WASHINGTON - If you are a fan of the horror film, "The Exorcist," you may remember the scenes shot on the iconic steps in Georgetown. On Friday, those steps finally got some recognition as a ceremony took place to commemorate the famous steep staircase highlighted in the 1973 movie.
In the final scene of the movie, the priest plummets to his death down these famous steps, which many Washingtonians drive by on a daily basis.
Fans of the movie gathered at these so-called "Exorcist Steps" near Georgetown University for the city's dedication ceremony.
And much to their delight, they got to see and meet film's director and screenwriter.
"In time, the Rockies will crumble, Gibralter may tumble, they're only made of clay, but these steps are here to stay," said director William Friedkin.
"This is a terrific moment in time to be standing in the shadow of a place that I still think of as home, my beloved alma mater, Georgetown, as I receive what I think is the highest honor," said screenwriter William Peter Blatty.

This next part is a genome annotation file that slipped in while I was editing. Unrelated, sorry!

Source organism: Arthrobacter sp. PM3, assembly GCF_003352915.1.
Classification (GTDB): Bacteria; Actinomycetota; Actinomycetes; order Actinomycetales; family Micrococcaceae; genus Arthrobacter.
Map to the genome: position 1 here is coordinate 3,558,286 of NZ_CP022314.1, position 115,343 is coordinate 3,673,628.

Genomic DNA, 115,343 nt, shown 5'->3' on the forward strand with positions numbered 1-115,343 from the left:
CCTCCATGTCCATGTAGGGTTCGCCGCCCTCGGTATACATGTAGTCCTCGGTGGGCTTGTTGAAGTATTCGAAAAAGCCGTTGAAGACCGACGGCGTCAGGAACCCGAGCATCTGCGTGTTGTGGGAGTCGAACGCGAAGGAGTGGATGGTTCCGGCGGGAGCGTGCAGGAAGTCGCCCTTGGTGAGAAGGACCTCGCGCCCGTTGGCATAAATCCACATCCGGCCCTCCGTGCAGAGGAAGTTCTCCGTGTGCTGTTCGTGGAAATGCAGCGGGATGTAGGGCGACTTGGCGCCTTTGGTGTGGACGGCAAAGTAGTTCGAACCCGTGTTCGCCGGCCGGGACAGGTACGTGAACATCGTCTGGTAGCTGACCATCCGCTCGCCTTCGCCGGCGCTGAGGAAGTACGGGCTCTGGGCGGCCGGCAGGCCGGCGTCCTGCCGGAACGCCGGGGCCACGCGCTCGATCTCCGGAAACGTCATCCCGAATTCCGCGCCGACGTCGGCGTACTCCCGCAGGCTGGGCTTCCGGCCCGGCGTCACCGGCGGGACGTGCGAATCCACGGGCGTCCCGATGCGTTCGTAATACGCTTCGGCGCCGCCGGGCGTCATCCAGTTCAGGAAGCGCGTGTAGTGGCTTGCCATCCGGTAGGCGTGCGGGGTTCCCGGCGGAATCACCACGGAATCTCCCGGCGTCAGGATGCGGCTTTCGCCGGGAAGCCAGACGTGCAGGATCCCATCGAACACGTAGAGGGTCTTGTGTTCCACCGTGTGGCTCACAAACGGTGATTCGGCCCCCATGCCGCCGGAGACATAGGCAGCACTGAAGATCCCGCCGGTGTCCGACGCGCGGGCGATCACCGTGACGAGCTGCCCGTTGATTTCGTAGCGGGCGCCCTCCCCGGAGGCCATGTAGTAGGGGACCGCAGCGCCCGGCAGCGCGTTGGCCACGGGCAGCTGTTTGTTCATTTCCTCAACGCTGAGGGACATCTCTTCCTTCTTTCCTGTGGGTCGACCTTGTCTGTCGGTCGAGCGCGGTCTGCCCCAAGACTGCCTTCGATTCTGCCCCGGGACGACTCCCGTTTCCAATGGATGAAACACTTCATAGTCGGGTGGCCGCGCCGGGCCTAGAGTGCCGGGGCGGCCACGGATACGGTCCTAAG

A plaque was unveiled by D.C. Mayor Muriel Bowser and other city officials commemorating what the movie did for the film industry and what the steps represent for the District of Columbia's tourism industry.
Now, these steps are officially a historic site in the District.
As D.C. Councilmember Jack Evans put it, the film still scares the "bejeezus" out of people even today.
"You should remember this and do it to really scare the daylights out of your kids -- watch the movie and then bring them over here at night to the steps," said Evans. "That's what we did."